#25 Belfast: Smart District or to "Design and Co-Design with Partners"

Episode 31 February 08, 2023 00:41:46
#25 Belfast: Smart District or to "Design and Co-Design with Partners"
Smart in the City – The BABLE Podcast
#25 Belfast: Smart District or to "Design and Co-Design with Partners"

Feb 08 2023 | 00:41:46

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Hosted By

Tamlyn Shimizu

Show Notes

Going just a little north from our last episode to the city of Belfast, Northern Ireland, we discussed Smart District development, stakeholders engagement, funding sources and more with Deborah Colvillethe City Innovation Manager & Head of Smart Belfast, and with Nikita Shetty, the UK and Ireland Lead and Senior Consultant for BABLE Smart Cities.

 

BABLE will be at the Autonomy Mobility World Expo in Paris on March 22nd and 23rd. Register now to benefit from the many activities on the programme: Startup Village, City Hub, two conference programs, test tracks, demos, B2B and B2G meetings, startup challenge and innovation award ceremony We hope to see you there!

 

Overview of the episode:

03:00 - Teaser: A little-known fact about Belfast

04:50 - What is the story behind the Smart Belfast program?

06:40 - What is Deborah's background?

08:30 - What is Nikita's experience with Belfast?

09:40 - Main stakeholders' engagement learnings from the Smart District development in Belfast

11:40 - Why start with a district approach?

15:07 - What were the success factors in accessing funding sources within this project?

20:05 - Political leadership: pieces of advice for cities

24:30 - What about stakeholders who don't have the time or resources?

28:50 - What is the nature of this partnership? Is it more about resource-sharing or strategic decision-making?

31:48 - The Healthy Aging Project

34:26 - Were there any concerns regarding Data Privacy and Security?

36:30 - Roll with the Punches: our guest answers this or that questions quickly and with their first instincts

38:50 - Ending Question: To you, what is a Smart City?

 

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View Full Transcript

Episode Transcript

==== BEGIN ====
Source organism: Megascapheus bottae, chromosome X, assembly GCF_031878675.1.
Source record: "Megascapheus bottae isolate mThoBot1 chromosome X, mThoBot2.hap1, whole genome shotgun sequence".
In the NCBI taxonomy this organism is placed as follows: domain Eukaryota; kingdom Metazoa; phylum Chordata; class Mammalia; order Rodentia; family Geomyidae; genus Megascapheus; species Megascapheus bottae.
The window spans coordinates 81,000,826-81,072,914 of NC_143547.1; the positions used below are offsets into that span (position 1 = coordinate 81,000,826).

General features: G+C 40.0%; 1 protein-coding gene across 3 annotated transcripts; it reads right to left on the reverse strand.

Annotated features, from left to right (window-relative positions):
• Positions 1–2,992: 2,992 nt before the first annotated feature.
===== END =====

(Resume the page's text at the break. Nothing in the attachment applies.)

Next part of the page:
Tamlyn Shimizu 00:00:06 Welcome to Smart in the City - The BABLE Podcast where we bring together top actors in the smart city arena, sparking dialogues and interactions around the stakeholders and themes most prevalent for today's citizens and tomorrow's generations. Tamlyn Shimizu 00:00:21 I am your host, Tamlyn Shimizu, and I hope that you'll enjoy this episode and gain knowledge and connections to drive the change for a better urban life. Smart in the City is brought to you by BABLE Smart Cities. We enable processes from research and strategy development to co-creation and implementation. To learn more about us, please visit the BABLE platform at bable-smartcities.eu. So a short intermission to tell you about the Autonomy Mobility World Expo. It's the world's largest annual gathering of international sustainable urban mobility stakeholders. Welcoming 200 plus exhibitors, 300 plus speakers, 8,000 plus participants every year in March. Uh, yeah, some activities, there's a startup village, City Hub, two conference programs, test tracks, demos, B2B and B2G meetings, startup challenge and innovation award ceremony. It will take place on the 22nd through the 23rd of March in Paris, and I will be there and I'm looking forward to it and hope to see you there. Tamlyn Shimizu 00:01:24 Today we are moving from the Republic of Ireland to Northern Ireland and to the capital city, Belfast. Um, so Belfast, as you know, has a very rich history and is making strides and leaps in the smart city space. Um, I'm sure you've heard a little bit about it, but we're gonna hear from the source now. Um, so I'm really excited to reveal more of this to all of you and, um, welcome our very special guests we have today. So first we have Deborah Colville, who is the city innovation manager and head of Smart Belfast. So welcome Deborah. Deborah Colville 00:01:59 Thank you very much. It's lovely to be here. Tamlyn Shimizu 00:02:02 Lovely to have you and also to join us today. Um, sitting next to me, I have my dear colleague, Nikita Shetty. Um, she's the UK and Ireland lead and senior consultant for BABLE. And also Ha has quite some history together with Belfast and with Deborah. So you guys know each other well. Um, and you actually, 12 of our listeners, if you go way back in our episodes, if you're one of those committed listeners, you've heard her once before on the podcast. And she also mentioned in that episode actually that the Belfast project was one of her favorites. Uh, so now she's gonna tell you more about it too, um, together with, uh, Deborah. So welcome back Nikita. Nikita Shetty Very glad to be here. Tamlyn. Thank you. Tamlyn Shimizu Yeah, really great. Always to be able to welcome a colleague on with, uh, with a special gasta and get the conversation going. Also, you won't hear me talking as much, which is always a, a good thing if you're, if you're tired of it. So, um, so I always start with the podcast, uh, with a little bit of a teaser, Deborah, so I hope you're ready. So we get warmed up, um, <laugh> and, uh, the teaser that we have prepared today is, I hope you can tell us a fact about Belfast that most people don't know. Do you have an idea? Oh, Deborah Colville 00:03:13 Yeah, that's a good one. Well, the, uh, newsletter was the first paper outside of America to print news about the Declaration of Independence. Now, the ship carrying the first copy of the Declaration of Independence out of America was bound for London, but it ran into heavy storms off the north coast of Ireland, and it was forced to seek refuge in the Port of London Dairy and arrangements were made for the declaration to be sent by a fast horse to Belfast, where it would be passed to another ship for delivery to King George the third in London. And the newsletter editor gained access to the document and printed the complete text on the front page of the paper in August, 1776. So the newsletter first ruled off the presses in Belfast in 1737, and is the old English, English language daily paper still in circulation. And to this day, we have continued to be at the forefront of communications technology. Tamlyn Shimizu 00:04:16 Wow, that's exciting. That's, that's a great fact. And I don't think most people know that, so, yeah. Very nice. Good. Uh, Nikita, did you prepare a fact <laugh>? Nikita Shetty 00:04:28 I did not <laugh>. I really didn't know about this one for having been in Belfast so many times, so Tamlyn Shimizu 00:04:35 No, no, it's okay. I excuse you Deborah Colville 00:04:37 I tried hard with this Tamlyn Shimizu 00:04:38 One. Yeah. You wanna compete with that fact? <laugh> Nikita Shetty 00:04:41 No, I don't think I can <laugh>. Tamlyn Shimizu 00:04:41 That's okay. That's okay. Yeah, it's a pretty hard one to compete with, so, um, thanks for getting us warmed up, Deborah. So I wonder now, um, if you could give all of our listeners and me, um, it's actually our first time meeting as well, so it's, it's really a pleasure to talk to you and I want to, um, know more about Smart Belfast, like what's the story behind that? And also you can tell us a little bit about how your story kind of intertwines with Smart Belfast as well. Deborah Colville 00:05:10 Okay. Yes. Um, absolutely. Well, our journey, um, with the Smart Belfast program really started in 2017, um, when the council had, um, published its first city plan and its vision for, um, the citizens, um, office city. Um, and there was a real recognition at that time that to realize these ambitions, we needed to start to think differently about how we solve our challenges. Um, and we saw how other cities were adopting new practices, new technologies, um, and we wanted to, to think of new ways that we could deliver, um, for our citizens. So we looked at best practice around the world, examined our own strengths, our our growing digital sector, uh, you know, recognized the fact that we had academic excellence right on our doorstep with two fantastic universities. So we saw a real opportunity to make a difference, and we ran several successful demonstrator projects that, um, proved this approach. And from that we were able then to set up a permanent innovation office in the organization to drive, um, you know, organizational change. But, um, mainly to, um, support the city strategy and the new smart Belfast framework. Then the Urban Innovation Framework was launched in December, 2022. So this is our second program now going forward, and that outlines our ambitions for the next three years. Tamlyn Shimizu 00:06:38 Wow. That's, uh, and, and how does your story fit into there? Like what is your background, Debra? Deborah Colville 00:06:44 So, my background is, I've always been in the public sector. Uh, my master's, um, was an English systems management. Um, and I've always been fascinated and, and just excited by technology and the, the change that technology can bring, not just the technology itself, but um, how it can be used to, to make life easier and, um, you know, help you people to access, um, services or information. Um, so I've always been really, um, some have always been really interested in, so I would've, um, managed the software estate within <inaudible> city console and also, um, the business transformation programs. And that enabled by technology. And then I very quickly wanted to look outside the console and start to look at some of the big problems that we had in the console and started to realize that, you know, what I knew from technology background, bringing this together with that academic excellence, um, and starting to look at, um, you know, how we can address public policy. Deborah Colville 00:07:45 So, um, you know, it just seemed to be a natural next step to start to look wider than the organization. And I was, you know, we've been very lucky here about Belfast city council from political leadership point of view was at the bathroom from politicians. We, we had a really fantastic, um, chief executive, um, who really backed, um, you know, our plans back then in 2017 and, and, and have a new chief executive who as executive seeing wants for innovation at the heart of the city and at the heart of the organization. So that makes my job a lot easier as well, sort of pushing at an open door. Tamlyn Shimizu 00:08:23 Yeah. Sounds like such an easy job, <laugh>. No, no, it sounds, it sounds like you do a lot, so I'm, I'm glad to get, uh, digging into it. So, um, maybe also Nikita, it would be interesting to know, like, why are you here in this podcast? Like, what is your experience with Belfast? Um, any like, key learnings or your Yeah. Your story. Nikita Shetty 00:08:44 Yes, happy to share. I, uh, started working with Deborah and her team back in 2018. I'm trying to remember <laugh>, which was 2018 or 19, I think, think 19. Uh, so it's been quite some years. And, um, we supported, uh, Deborah and her team and also the neighbouring local authorities with the Belfast Region City deal with the development of the smart and the innovation district. Um, so we actually had a stakeholder consultation program and a co-creation exercise, uh, with several different stakeholders in Belfast and also across the region, um, for the development of the digital and innovation activities within the Belfast Region city deal. So, um, I've spent a lot of time, uh, pre covid in Belfast, uh, with Debra and with her team. Tamlyn Shimizu 00:09:32 Yeah, really interesting. It's always one of my, um, favourite projects to, to hear about, cuz I'm always learning more and more every time someone mentions it again. Uh, and I've learned a lot. Um, maybe, maybe you can mention also about the stakeholder engagement, cuz I think that was a big part of it on, on what you, the main lessons you took away from that work with Belfast. Nikita Shetty 00:09:53 I think for me, so we engaged with Deborah, correct me if I'm wrong, but somewhere around 200 stakeholders, uh, during that period of eight to nine months when we were there. And, um, a lot of them with Deborah and her colleagues from the city innovation team joining us. And, um, for me, one of the main learnings was, you know, how many interesting, relevant ideas that came up during the consultation because the stakeholders know the place so well, they really understand the needs much better. They can connect many of the innovation activities that are already happening. As Deborah mentioned, the ecosystem in Belfast really strong. And the, the council, the universities are working very hard to strengthen this. So it was amazing to learn about, um, innovative project ideas that came up during the consultation. Uh, I think something interesting to mention would be, uh, because Deborah, I read Belfast Harbor is Kickstarting the project very soon for, um, um, autonomous vehicle shuttle bus between the, um, Titanic quarter train station and, uh, the catalyst, uh, so in the, in the Belfast Harbor estate. Nikita Shetty 00:11:06 And it was actually one of the ideas that had come up during the consultation from the stakeholders. They'd mentioned the need, uh, for this because the train station was, uh, far away from, um, you know, the accessibility was not very good. The path was not very safe. So it was one of the ideas that came up back then, and it's amazing to see it being implemented now. So there are many such ideas, but I think that just came up in news last week, uh, this week actually. So, uh, many amazing ideas that came up from the stakeholders that have gone ahead into the framework now. Tamlyn Shimizu 00:11:37 Yeah. Yeah. That's really nice. Um, so Deborah, also, I, I'm wondering like, from your point of view, why, why start with like a district approach? Um, can you, can you maybe outline a bit of the like, benefits and challenges with this approach? Deborah Colville 00:11:53 Um, yes. Uh, you know, I suppose with the city center, the city center where we're gonna focus our smart dis district, um, activity, um, there is a lot of investment plan investments happening in the city center itself. We have an ambition to transform and city center into our livable city center offering. Um, so they're really ambitious plans and for the whole study, um, you know, over the next 10, 15 years, but a lot of activity focus in, in the city center. Um, and the so was a smart district was a way in which that, um, you know, we could work in a very rich environment, um, for collaborative innovation, um, to deliver on our plans. Its, it's a perfect mix, um, of, you know, multinational companies of innovative local startups and entrepreneurs. Um, we have innovation hubs, we have world class, you know, centers of excellence. Deborah Colville 00:12:53 And as I say, it's a substantial investment in regeneration as well. We've got good digital infrastructure. Um, and suppose this is, um, smart district, it's the place where, um, you know, they, they work, they live, um, they visit, um, and there's just a lot of characteristics, um, that just all came together for us, um, in the, in the smart district, um, and, and placing that in the city center itself. Um, the key thing for us is though it's going to be a proving ground, if you like, for technology and, and working with our citizens very closely in the adoption of new technology. Um, but that's just the first step. Um, because what we want to do then is to be able to replicate and scale that up, um, across, um, the whole office. Tamlyn Shimizu 00:13:42 When, when does that start the replication? Deborah Colville 00:13:46 So, um, well, you know, we've already been trialing testing lots of, uh, projects. Um, we've got a major test there in design at the moment. Um, so we have, um, Belfast Region City Deal, um, that you will be very familiar with, um, Nik. Um, and, uh, you know, we have a process to go through to develop the business cases to draw down one life for some of the major work that, uh, we want to do. Um, but we're still very much focused on, um, our, our initial fees of the smart city development. Um, and some of our projects haven't, I moved out into, um, you know, into, into communities. And one of the projects, hopefully, I'll get a chance to talk about in this podcast, um, will be in our homes for happy ageing. Um, and that's just one example of taking, um, technologies that some of our creative, um, technology companies, um, have developed, um, taken some of the great, um, you know, um, citizen stance approaches from with the universities and actually taken that into to a community to support people and opportunity level. Tamlyn Shimizu 00:14:53 Very, very nice. Uh, yeah. So now I understand that, uh, Nikita has some questions for you too. So, uh, now I get to sit back and relax a little bit and here, you know, you guys get to chat a little, so I'm Nikita Shetty 00:15:05 Very happy to do that. Thank you, Tamlyn. Uh, Deborah, you mentioned the Belfast Region city deal, and I think it has been transformational for Belfast, right? But, um, I remember from our conversations, um, also when we were working together that, um, you've, you know, it wasn't initially the plan to have the digital and innovation parts in the city deal, and you, you kind of really pushed for this. And you've also been successful in accessing many different funding sources. Um, as we've been working with cities over the past years, many cities, regions and so on, highlight the need for funding to kickstart their smart city activities as one of the main challenges. Um, what do you think was, you know, the success factor for, for you when it came to being able to access all these different funding parts previously within the local council and then also moving ahead, um, UK and other funding sources. Um, what do you think worked, uh, for you? Deborah Colville 00:16:03 Um, well, I think the most important thing is that we weren't just about choosing the money, and for us it was about the challenge. What is the problem you can solve? Who does that problem impact? Who can affect change and make things happen? And so we were very careful about making sure that it wasn't about, in the first instance, chasing money. It was about the challenge, but then we very quickly had to work out, okay, where is the money? Um, so you do have to get there some stage because you can't do anything. You don't have the resources. So, um, I think the importance of partnership working and networking mm-hmm. <affirmative>, um, and agreeing common challenges, trying to develop, you know, win-win scenarios. Um, and for us it was about putting together projects that, um, built on the appetite of our businesses. They give opportunities to businesses, um, it, you know, built on academic research that was already being carried out in that particular area. Deborah Colville 00:17:03 And of course, um, supporting public sector policy development. Um, so it's important that they to understand the funding landscape and once you have your, um, challenge, um, defined, and I think people cut corners with the challenge definition. Mm-hmm. <affirmative>, it could take a very long time. Um, we had some very successful projects and one particular project, and, you know, it took eight months to define the challenge. Um, because sometimes you have to bring in experts. You do wanna, your processes, you have to identify worse the data, and you wanna maximize the potential for a really good solution or, or idea. And you have to make that easy for academia and for businesses to work together on that, that, um, so I think the other thing that we tried to do was to have some oven baked ideas mm-hmm. <affirmative>. And so where you have some partners, um, that you're aligning with around particular challenges, um, to have these developing relationships and most, you know, developing projects to a certain level so that when funding calls come out, um, you know, you can quickly mobilize your partners and you can apply for some of these funding calls and the windows of opportunity are quite short and you wait for a fund to come out, and then you have six weeks to pull together a significant business case. Deborah Colville 00:18:29 So I think getting into that state of readiness, um, is very, is very important. Um, and as you've mentioned, of course, um, you know, the big biggest achievement for us is the fact that we were able to develop a successful business case where we got money from the UK treasury for that digital innovation program as part of the Belfast Region City Deal Um, and that's where we are in trying to bring forward these business cases, um, so that we can get into delivery and make some of these things happen. We've also been lucky that we've, you know, we've got money from the Rockefeller 100, uh, cities program. So we were able to set case the first, um, commissioner, climate commissioner in Belfast. And, you know, we've received money from the department for, from the Department of Finance, and we've received money from a whole range of sources again. And I think that approach of a very focused and targeted challenge, but bringing together that cross sectional approach, um, has been, has worked very well for us. Nikita Shetty 00:19:34 That's, that's a great, um, answer, Deborah. Thank you. So it's more about having, being ready actually, uh, in terms of having that value proposition ready, what you are bringing in, getting the network together much before the call comes out. I definitely agree. I think several times, um, public sector partners are struggling to put together the consortium after the call is out, and that's probably too late, um, already. So I think, um, that's very good advice for the, uh, city's listeners, uh, listening in today. Um, another important point you mentioned was the political leadership and how you were lucky to have this, um, support from the political leaders. I also think, um, you know, you managed, uh, the stakeholders very well, uh, within your ecosystem. So I think it was very impressive when we were working together on how, um, you could get access to these stakeholders, were able to convince them. Nikita Shetty 00:20:31 And, um, I think that was very key in making the project successful when we were working together. Um, do you have any advice for other, uh, city listeners in terms of, you know, what helped there? Because I think there's, there could be a luck factor, but I think, uh, there's also hard work put in there and, you know, a strategy you've used, which I think worked out. So, uh, have there been, um, things that you followed maybe getting their buy-in and so on, regularly keeping them up to date? Or what was it that helped? Deborah Colville 00:21:03 Yeah, I mean, I think, you know, in any partnership there has to be something in it for everyone. So, um, really getting an understanding of the, um, you know, where are the partners coming from, what are they trying to achieve? And sometimes you get a partner engaged cause they think this project signs fantastic. And, when things get tough and when resources get tight, this is when partners can fall off. And because, um, there's not enough to keep them enough. So, um, you know, partners getting in the game needs to be a reason they're gonna put the resource behind it. Sometimes there's money behind it. They need to have a problem they want to be solved. So it's very important to design and co-design with partners and what the program is going to be, and so that everyone is getting something like, I don't think that's really, really important. Deborah Colville 00:21:57 And I think there are, there are issues, um, in any project, developing any project, any partnership. And, but what you're trying to do is, is maximize the potential of success and sometimes you have to chunk things down so it's not too complicated and it doesn't have too heavy, um, a level of governance and bureaucracy and, and, and programming project management, but just enough. Um, so, you know, from a public sector perspective, we need to have assurance that funds and money and staff time are being spent on the things that are gonna benefit the great payers. And, you know, for, for the universities, they want to bring, um, you know, some of the work and the research they're doing, they want to see an impact of that research. And of course, for the businesses, um, they want to very quickly be able to, um, develop their offering, um, test it quickly, and also get public sector and others to purchase, um, those offerings. Deborah Colville 00:23:03 So I think understanding where all those partners are coming from and understanding that there are three very different cultures there, but that are all very much focused on achieving the same goal, um, and solving the same problem. So, um, you know, businesses need quick decisions and public sector and, you know, have processes that slow the decision making can dyna a wee bit. So, so, um, there is it So managing all of that, yes, is, is, um, you know, it can be very time consuming, but it's very worth it. Um, so there is, it's really easy, you know, for everyone. And I think smaller, more agile, low cost, low risk type projects and, and building them up, um, is really, you know, is, is certainly is the way to go for us at the start. Now we're moving to more transformational, larger projects, but you need to do that to get the working partnership going, um, and to build trust and, um, you know, you have to trust the partner and have to cover each other's backs, and you do that, make it into these rolled up, getting in together and actually delivering something together. Nikita Shetty 00:24:16 Yeah. And probably helps getting buy-in, right? These initial small projects also from the executives and all other stakeholders you mentioned. Deborah Colville 00:24:25 Yeah, absolutely. Nikita Shetty 00:24:27 Yeah. Um, I was wondering if you ever came across stakeholders who were probably, you know, difficult to work with or it was difficult to get buy-in, uh, in the process, and how have you dealt with such situations when, you know, there are key stakeholders who might not be interested at that? Right. Maybe it's not the right time or, um, yeah, do not have the resources for it. Deborah Colville 00:24:53 Yeah, I mean, we, this is Roman same, and this is something that we come across, um, all the time. So, um, and we find that at times we have a really good idea. We know we've got, you know, maybe SMEs that have a real appetite and to do something, uh, or there's a piece of academic research that would really support this. And, you know, we bring academic partners along about can't get the public sector involved. Sometimes it's a matter of timing and you do have to just say, you know something, we will have to come back to this. And we've, you know, we've different projects where the timing wasn't right. About two years down the road, this is exactly where that partner is thinking. So I think you have to recognize something to not, you know, always going to, to work and start not always going to line to make a project happen. Deborah Colville 00:25:43 And, but it's finding the sweet spots. It's finding, um, those particular projects where you do have partners who are all at the right stage at the right time and can make something happen. And, you know, you have to work with the energy and enthusiasm. Yeah. Um, and if, or if partners have the energy and enthusiasm to get something done, they prime place and they will find the piece that we're doing will reorganize. They'll do what they have to do and to make something happen. So one of the things that's worked really well for Belfast is, um, leadership and the fact that, um, our city leaders have come together to, um, take a strategic approach to developing the digital, in the digital innovation direction for the city. And this is a group of chief executives from across the city or anchor institutions, the chief executive be council of Belfast Harbor investor and I, sorry, um, a catalyst of Val Met. Deborah Colville 00:26:50 Um, and also the best chancellors of our two universities. And these city leaders come together to look at the strategic direction and within the city and are really committed to transforming the city and supporting the economy. And, um, you know, what they do is big investments that are coming into the city or, um, you know, projects and initiatives these partners will allow and back the other partners, they will open doors, they remove obstacles, and they will look at that alignment piece and that integration of programs and projects across the city. Um, I think that's a real, um, plus, um, for Belfast, um, where we have investors or where we have, um, you know, interest in common and developing projects with us and collaborating with us. You know, there's a, there's a front door there and to come and talk to the city and you get all of those partners around the table, we can make your presentation and bring forward proposals. So the leadership in, in the city, of course, that includes our political leadership, um, as well political, um, and representative us in back this move as well and see the benefit, um, to society and to citizens, but also the benefit to our economy. So we're really, um, you know, we're very fortunate that we actually have that, and we know a lot of cities do. So, um, I think that's been a big plus, um, for our, for our program going forward. Nikita Shetty 00:28:24 Definitely. I remember when we were working also with Peter Potain from the Brain PortMa, uh, district together with you on, on, um, brokering this partnership that there was a lot of discussion also on, um, you know, what would this partnership mean in practice, right? So all the executives, the leadership were also interested in figuring out what would this mean in practice in terms of when a new project comes up. Um, for you now, when this, um, uh, partnership is in place, is it that, um, just for others to know and, you know, if they want to replicate something like this, um, is it that each partner brings in specific resources into this partnership? Or is it more a strategic group now where the leaders are meeting and taking strategic decisions on specific topics? Or is there also, um, practical element in it in terms of, you know, working together and sharing resources and funds and so on? Deborah Colville 00:29:21 I mean, it's bit of all of that. So, um, this group has been able to influence, um, UK government in terms of strategic approach to, um, investment here in, in North Ireland and infrastructure and, uh, and in the economy. So as a group on a very strategic level, being a voice for not just Belfast actually, but for Northern Ireland. And, you know, they've been very effective in, in some of these, um, consultations that come out from the UK government. Um, there's also a very regional focus as well, although it's called Innovation Study Belfast, um, you know, and the, any dec any decisions or discussions are always, um, in support of the wider region and that wider Belfast region and also, um, the whole of, of Northern Ireland as well. Um, and then there's a whole layer of programs and projects, um, that are also under way that, um, these leaders are behind and have been investing in, um, and really are committed to making sure, um, are delivered not, not successful. Deborah Colville 00:30:29 So for example, the development of an innovation district, um, you know, looking at, um, that growing, um, some of our, you know, ours and our clusters and, and in that particular area. And then, um, you know, that translation research with, um, academia and businesses, um, to help, you know, with the development of tech and, and, and new product services. Um, and then we have the smart port, and that is the harbor itself, um, you know, bumping to you having an ambition to be the, the greenest cleanest sport in the world and doing some very fantastic innovative things, which is absolutely brilliant. Um, and then of course we have a smart district and Vice, its led and delivered from <inaudible> Council. Um, it is also on the, um, on the table, um, with innovation City out fast, um, so that there's a real willingness to make sure that all of these, um, projects together, um, you know, are integrated and, um, you know, they, they support each other and we can just maximize the potential of each of them. Nikita Shetty 00:31:39 Definitely. That's very interesting and very impactful actually. The, um, uh, the, the long, uh, reaching impact that this group would have. You also mentioned the Healthy Aging project, uh, in the beginning, which, um, is also going to be part of the smart district. Right? Do you want to talk a little bit about it? Deborah Colville 00:31:58 Yes. Um, and in those first sort of four years, and we have delivered around 47 projects, um, and all of them have been fantastic projects, so I don't like to speak them one, one out and it's like, um, choosing a favorite child or something, <laugh> and, but, um, you know, we haven't many testimonials from, um, organizations and businesses if new solutions from platforms learning, um, that, um, they've had from taking part in lots of, of the projects, um, that we have run. Um, but I mentioned that because, um, you know, from, from several standpoint, um, it brought together, together so many, you know, partners across the ecosystem is led by Austria University, Queens universities involved, and the local housing association. Our team, this is the innovation team that's the council, and of course many SMEs, um, involved in the delivery of that project. And we got funding from, and the connected cases, cata and the EM was to test out ways in which we could support health, elderly people to live longer in their homes and to tackle isolation and loneliness. Deborah Colville 00:33:11 And, um, you know, one part of this trial was to bring those elderly people into your tested environment that we set up and where they could test out and try out different technologies and cohorts of elder people came in, tried the solutions ed to, and the, the technical and advisors to the SMEs, the fears of technology and, and, you know, what they thought would work and what they thought wouldn't work. And, you know, they really did enjoy it. So, um, it was a really good collaborative, um, innovative project, um, which, you know, included local SMEs, not just our, you know, business industry and government, but this was a real, um, example of, you know, given that our citizens are the, you know, the heart of everything we do. And it was just a really good example of how we brought those citizens in to be involved in the i working of, of that, um, trial. And now that's moving on to, to stage two and for thought program. So it was, it was a, you know, it was very interesting, but it was a very, um, very rewarding, Nikita Shetty 00:34:26 Um, project, definitely. And, um, a lot of healthy ageing projects actually, uh, uh, well, health-related projects, smart city projects have concerns sometimes around data and collection of private data. Was this a topic that you had to address in the project, or was this not a big concern for the participants? Deborah Colville 00:34:46 Yes. You know, data and the, you know, data privacy and security, all of those things are, are so important for citizens. And one of the programs that we have in development is our citizens opportunity for digital innovation program. We call it code. Um, and that seeks to build the, the capacity and the capability of, of our communities and citizens to be able to engage in new innovative service provision and to be able to use, um, modern platforms and online, uh, platforms to be of employment opportunities, help opportunities, um, and just understand how to, um, avail of opportunity in, in this technical, technological world that, that we know today. Um, and so empowering citizens to make choices about where their data goes, if they want to share their data or not, um, it's very important. Nikita Shetty 00:35:42 Definitely. I, I could actually continue asking you many more questions about specific projects and everything that you've done, but I'm very conscious of time now. So, um, I'm going to hand over to my colleague Talin again for the next segment. Tamlyn Shimizu 00:35:59 <laugh>, yes. Thank you so much for taking over, Nikita. It was, uh, the most chill interview session I've, I've ever had, so I got to sit back and just listen to you. I'll talk about interesting things. So, um, Deborah now is also a, a fun part of the podcast, not, not saying that your part wasn't fun, Nikita, but, um, Nikita Shetty 00:36:17 I'm taking offence Tamlyn Shimizu 00:36:18 <laugh>. Um, but you know, we're, we're going, um, into now a, a bit of a segment that we like to do. And this segment is, um, I, I say this in every episode that I do this segment in, but it's one of my favourite segments. Um, and it's called Roll with the Punches. Tamlyn Shimizu 00:36:46 And don't worry, um, it's just, you know, fun and you can always, so we'll go through it quite quickly, but when we get to the end, you can always go back and explain or you can say, I couldn't really choose, but, um, you have to choose in the first section though, so <laugh>, Nikita Shetty 00:37:00 And there's no right answer, so don't worry. Tamlyn Shimizu 00:37:02 Yeah. <laugh>, there are no right answers. That's what, that's the that's what the point of it is, um, is to make you think though. Okay. Um, so are you ready Deborah Colville 00:37:11 As I'll ever be Tamlyn Shimizu 00:37:12 <laugh> True. All right. Innovation or co-creation? Deborah Colville 00:37:18 Co-creation, Tamlyn Shimizu 00:37:20 Past or, future? Deborah Colville 00:37:22 Future Tamlyn Shimizu 00:37:24 Smart District or innovation district? Deborah Colville 00:37:28 Smart district. Tamlyn Shimizu 00:37:29 Smart district, okay. Net zero or economic growth is the main challenge for Belfast? Deborah Colville 00:37:37 Economic growth. Tamlyn Shimizu 00:37:38 AI or VR? Deborah Colville 00:37:41 AI. Tamlyn Shimizu 00:37:43 <laugh> AI or AR? <laugh> Deborah Colville 00:37:47 AI. Tamlyn Shimizu 00:37:48 <laugh>. Good. You made it through <laugh>. Yay. Um, do you want to explain any of your answers? Deborah Colville 00:37:57 Um, maybe they've like choosing this smart district mm-hmm. <affirmative> and because to me, the innovation district and the smart district, um, why they have slightly different, um, objectives, one, very much economic growth and then the other one societal impact. Um, they're two sides of the one coin, and I think both are really important and we have both in development in, um, our city and, um, both very complimentary, um, and self supporting. So, um, I had to choose one, and of course I had choose the one that I'm leading, but, um, both I would say, um, are definitely going to be fantastic initiatives, um, for the city. Tamlyn Shimizu 00:38:41 Yeah. Yeah. Yeah. Perfect. Um, now, uh, kind of leading off of that, but uh, it's the question that we ask every single guest that comes on, and it is to you, what is a smart city? Deborah Colville 00:38:55 Ooh, okay. Um, I suppose a smart city is a city that's clear about what it needs to achieve for its citizens and actively sets in case mechanisms to, um, harness innovation technologies and ideas from a fantastic ss bringing in world leading research, uh, from our fantastic universities, um, and aligning them, uh, to achieve those particular ambitions. And I think also as a smart city, um, you know, we need to recognize the richness of opportunity from sharing data and from opening our doors, um, to businesses and collaborators globally. Again, all with the e focus, delivering new venture services, supporting our economy, um, and ultimately just helping to deliver our richer quality of life for our citizens. Tamlyn Shimizu 00:39:55 Yeah. Yeah. Perfect. Um, yeah. Do you agree Nikita <laugh>? Nikita Shetty 00:40:01 I definitely do Tamlyn Shimizu 00:40:02 <laugh>. You don't wanna contradict anything? Nikita Shetty 00:40:08 No, I think, um, we've learned a lot from each other when we were working together and actually coming up with what smart Belfast and the smart District means, I think, um, that's everything I would like, Tamlyn Shimizu 00:40:20 You grew together with the definition. That's good. Definitely. We actually asked ChatGPT also that question. Maybe in the next episode, I, I'll share, share the definition that, um, AI gave us as well. I was quite good too, but Deborah, you're, you're right up there with AI, so, um, and, uh, hopefully, uh, that wasn't too painful for you, Deborah. I had, I really enjoyed it and um, really enjoyed having you here, Nikita, so Nikita Shetty 00:40:46 Thank you. Thank you for having me here. Tamlyn Shimizu 00:40:48 Yeah, absolutely. Anytime. You're welcome. And, uh, yeah, of course the star of the show. Thank you so much, uh, for joining us, Deborah. Your input and perspectives are really, really valuable and I'm sure the listeners are really going to enjoy, um, hearing all about it. So yeah, thank you so much. Deborah Colville 00:41:04 Thanks for having me. Tamlyn Shimizu 00:41:06 And to all of our listeners, don't forget, you can always create a free account on bable-smartcities.eu to find out more about smart city projects, solutions, and implementations. You can find great use cases from Belfast also. So, um, thank you so much. Tamlyn Shimizu 00:41:22 Thank you all for listening. I'll see you at the next stop on the journey to a better urban life.